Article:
The biggest threat that arises within economic risks is that of a recession – a slowdown in productive activities due to poor demands for goods and services. The resulting unemployment and loss of income are traditionally addressed by wage support, food rationing and creating employment opportunities by reopening closed-down factories and businesses and by increasing the government expenditure. To manage a recession, support is often channelled by governments to the businesses and employers in the form of various stimulus packages, including fiscal rebates, emergency relief funds and so forth.
No one can alone face the upcoming huge challenge of the post-coronavirus world. There is a need for cooperation among the diverse interests and priorities of businesses, governments and people. This is an attempt to introduce a new mechanism of turning charity into an investment opportunity, to serve the purpose of mobilising funds, managing it professionally and reusing a portion of the returns for similar causes promoting inclusivity, opportunity, equity and humanity.
The traditional modes of support are some sort of charity or bailout, and such measures are not without their fair share of criticism for good reasons. Besides, many governments and multilateral funding agencies may not have adequate funds to meet the requirements of the post-coronavirus world.
In a post-Covid-19 world, the novel way would be to introduce a systemic mechanism to transform these charities into investments. We propose to initiate an open-ended mutual fund to invest and manage the funds received from the governments, private charity and sovereign funds, business houses and multilateral financial institutions, and return the profits to these investors. This is the proposed anti-thesis to the traditional measures of support funds and bailouts.
The concept is explained as follows:
Investors: National governments; country groups, e.g., OECD, G-8, G-20, SAARC, etc.; multilateral financial institutions like the World Bank Group, International Monetary Fund, Asian Development Bank, Islamic Development Bank, etc.; large multinational and global business houses such as Microsoft, H&M, Marks & Spencer, etc.; several sovereign funds - Qatar Fund, Kuwait Fund, etc.; and private charities like Bill & Melinda Gates Foundation, Azim Premji, Tata & Sons, Global Fund, etc.
Investment Mechanism: There will be a 2-lane investment flow coming into the COVID-19 Global Rescue Fund. The first is the direct contribution of the investors. The second one will be a sum contributed by the interested investors, more likely the multilateral financial institutions, to match a pre-agreed portion of the sum already spent by corporate houses and national governments from their emergency relief funds. For example, the commitment of Bangladesh government to provide Taka 5,000 crore for payroll support of the export oriented industries may be matched by a 10-percent contribution, that is Taka 500 crore equivalent to about $59 million to be contributed as investment in the COVID-19 Global Rescue Fund, for which Bangladesh government will be entitled to receive a return as an investor.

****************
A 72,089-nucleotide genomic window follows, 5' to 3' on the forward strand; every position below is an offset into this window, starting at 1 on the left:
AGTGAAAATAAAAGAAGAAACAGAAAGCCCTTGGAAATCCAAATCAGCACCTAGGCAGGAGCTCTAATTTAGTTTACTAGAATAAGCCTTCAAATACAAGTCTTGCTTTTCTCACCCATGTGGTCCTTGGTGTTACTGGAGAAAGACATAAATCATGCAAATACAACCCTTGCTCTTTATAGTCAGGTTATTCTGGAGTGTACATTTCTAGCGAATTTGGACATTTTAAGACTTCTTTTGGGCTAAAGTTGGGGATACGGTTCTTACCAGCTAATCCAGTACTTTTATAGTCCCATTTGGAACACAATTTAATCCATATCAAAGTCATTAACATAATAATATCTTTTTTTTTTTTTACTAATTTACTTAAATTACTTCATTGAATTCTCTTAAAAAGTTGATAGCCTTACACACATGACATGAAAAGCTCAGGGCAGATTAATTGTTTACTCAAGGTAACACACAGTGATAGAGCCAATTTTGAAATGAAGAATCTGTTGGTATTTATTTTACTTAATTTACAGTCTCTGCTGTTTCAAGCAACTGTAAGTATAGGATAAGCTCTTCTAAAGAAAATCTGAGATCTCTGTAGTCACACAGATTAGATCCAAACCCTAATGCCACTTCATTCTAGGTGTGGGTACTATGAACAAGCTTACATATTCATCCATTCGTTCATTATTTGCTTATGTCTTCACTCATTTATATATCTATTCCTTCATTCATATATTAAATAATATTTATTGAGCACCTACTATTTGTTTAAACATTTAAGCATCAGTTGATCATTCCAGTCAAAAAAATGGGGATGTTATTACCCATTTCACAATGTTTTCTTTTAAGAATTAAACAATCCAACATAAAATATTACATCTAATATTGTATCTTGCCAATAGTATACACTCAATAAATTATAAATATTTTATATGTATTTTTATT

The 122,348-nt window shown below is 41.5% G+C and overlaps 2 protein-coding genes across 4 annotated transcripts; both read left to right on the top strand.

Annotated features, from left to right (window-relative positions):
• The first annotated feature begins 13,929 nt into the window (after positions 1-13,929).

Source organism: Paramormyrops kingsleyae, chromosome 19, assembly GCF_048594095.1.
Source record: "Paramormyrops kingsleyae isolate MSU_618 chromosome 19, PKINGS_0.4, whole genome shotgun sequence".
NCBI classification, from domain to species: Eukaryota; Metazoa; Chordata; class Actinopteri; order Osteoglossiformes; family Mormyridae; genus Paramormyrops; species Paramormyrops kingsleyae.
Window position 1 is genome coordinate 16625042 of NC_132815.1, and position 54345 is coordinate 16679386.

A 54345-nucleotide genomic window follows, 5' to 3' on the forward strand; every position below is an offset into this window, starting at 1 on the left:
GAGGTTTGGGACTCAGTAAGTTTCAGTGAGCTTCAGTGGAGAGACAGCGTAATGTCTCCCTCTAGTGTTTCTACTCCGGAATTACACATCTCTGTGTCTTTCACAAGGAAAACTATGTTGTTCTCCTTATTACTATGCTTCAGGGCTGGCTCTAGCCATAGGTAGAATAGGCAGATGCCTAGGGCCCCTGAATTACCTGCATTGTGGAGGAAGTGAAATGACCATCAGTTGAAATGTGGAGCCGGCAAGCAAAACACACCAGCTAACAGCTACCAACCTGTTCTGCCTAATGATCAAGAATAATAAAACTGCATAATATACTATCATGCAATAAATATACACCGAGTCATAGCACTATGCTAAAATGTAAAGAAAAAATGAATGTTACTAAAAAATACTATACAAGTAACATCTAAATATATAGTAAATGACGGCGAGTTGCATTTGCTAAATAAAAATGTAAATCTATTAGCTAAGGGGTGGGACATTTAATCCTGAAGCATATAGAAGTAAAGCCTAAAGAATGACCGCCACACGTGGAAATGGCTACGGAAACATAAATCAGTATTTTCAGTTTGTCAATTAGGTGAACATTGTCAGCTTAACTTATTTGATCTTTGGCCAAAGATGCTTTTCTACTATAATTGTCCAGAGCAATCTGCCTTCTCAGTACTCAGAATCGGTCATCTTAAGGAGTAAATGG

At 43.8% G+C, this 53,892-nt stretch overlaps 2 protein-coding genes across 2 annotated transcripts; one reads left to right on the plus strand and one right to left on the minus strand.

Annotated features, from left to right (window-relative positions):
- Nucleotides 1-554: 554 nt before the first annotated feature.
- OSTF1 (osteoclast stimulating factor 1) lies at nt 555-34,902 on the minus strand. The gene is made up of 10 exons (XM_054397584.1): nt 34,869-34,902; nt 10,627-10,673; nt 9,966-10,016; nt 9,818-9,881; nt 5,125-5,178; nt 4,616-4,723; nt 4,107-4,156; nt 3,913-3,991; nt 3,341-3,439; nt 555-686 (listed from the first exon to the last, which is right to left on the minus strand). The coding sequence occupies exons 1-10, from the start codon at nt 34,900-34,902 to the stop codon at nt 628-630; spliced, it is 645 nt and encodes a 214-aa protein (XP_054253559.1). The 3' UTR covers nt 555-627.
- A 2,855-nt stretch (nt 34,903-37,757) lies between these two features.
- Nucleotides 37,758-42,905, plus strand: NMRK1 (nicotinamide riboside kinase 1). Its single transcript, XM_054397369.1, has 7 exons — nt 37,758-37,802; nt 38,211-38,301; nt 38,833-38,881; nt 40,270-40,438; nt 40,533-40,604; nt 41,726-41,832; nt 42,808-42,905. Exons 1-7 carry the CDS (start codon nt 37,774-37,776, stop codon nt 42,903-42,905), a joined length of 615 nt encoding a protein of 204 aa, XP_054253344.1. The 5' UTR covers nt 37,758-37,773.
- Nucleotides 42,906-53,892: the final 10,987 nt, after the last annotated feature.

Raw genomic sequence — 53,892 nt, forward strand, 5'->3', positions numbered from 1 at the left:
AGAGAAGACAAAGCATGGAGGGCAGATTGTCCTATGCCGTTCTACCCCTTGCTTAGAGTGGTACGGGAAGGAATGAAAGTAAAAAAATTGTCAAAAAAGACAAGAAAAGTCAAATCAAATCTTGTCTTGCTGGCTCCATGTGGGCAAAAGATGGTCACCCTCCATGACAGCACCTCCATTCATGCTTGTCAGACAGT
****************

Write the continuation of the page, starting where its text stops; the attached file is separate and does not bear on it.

Governance: Investments from both lanes will be verified and endorsed by appropriate government bodies and central banks, as the case may be. This will ensure transparency of investments and their use. Such intermediary nodal points will regulate the terms and conditions of the investments, and the end use of returns from the investment, e.g., a certain percentage may be required to be re-invested or spent for prescribed development and research purposes in designated areas or humanitarian needs.
Use of Funds: As with any other mutual funds, this COVID-19 Global Rescue Fund will be invested globally in various portfolios, with spread-out risks - T-bills, secured government bonds, and other financial products from the global money and capital markets. Similarly, the returns from the investment will be distributed to the investors as profit or dividend commensurate with their investment amount.
Fund Management: The COVID-19 Global Rescue Fund will be managed by qualified professionals under the supervision of a high-powered steering committee, formed by the representatives of the governments, UN agencies and global entities. Initially, global multilateral institutions, such as the International Finance Corporation (IFC), or Asian Development Bank can be entrusted with the responsibility for their expertise in fund management and experience in dealing with the governments and the private sector.
Financial Product: As with other mutual funds, the COVID-19 Global Rescue Fund will be listed and traded in the bourses worldwide. The financial markets worldwide that suffered huge losses in recent months in all likelihood are to embrace this idea of fresh injection of funds.
The author is Enterpriser at Business Intelligence Limited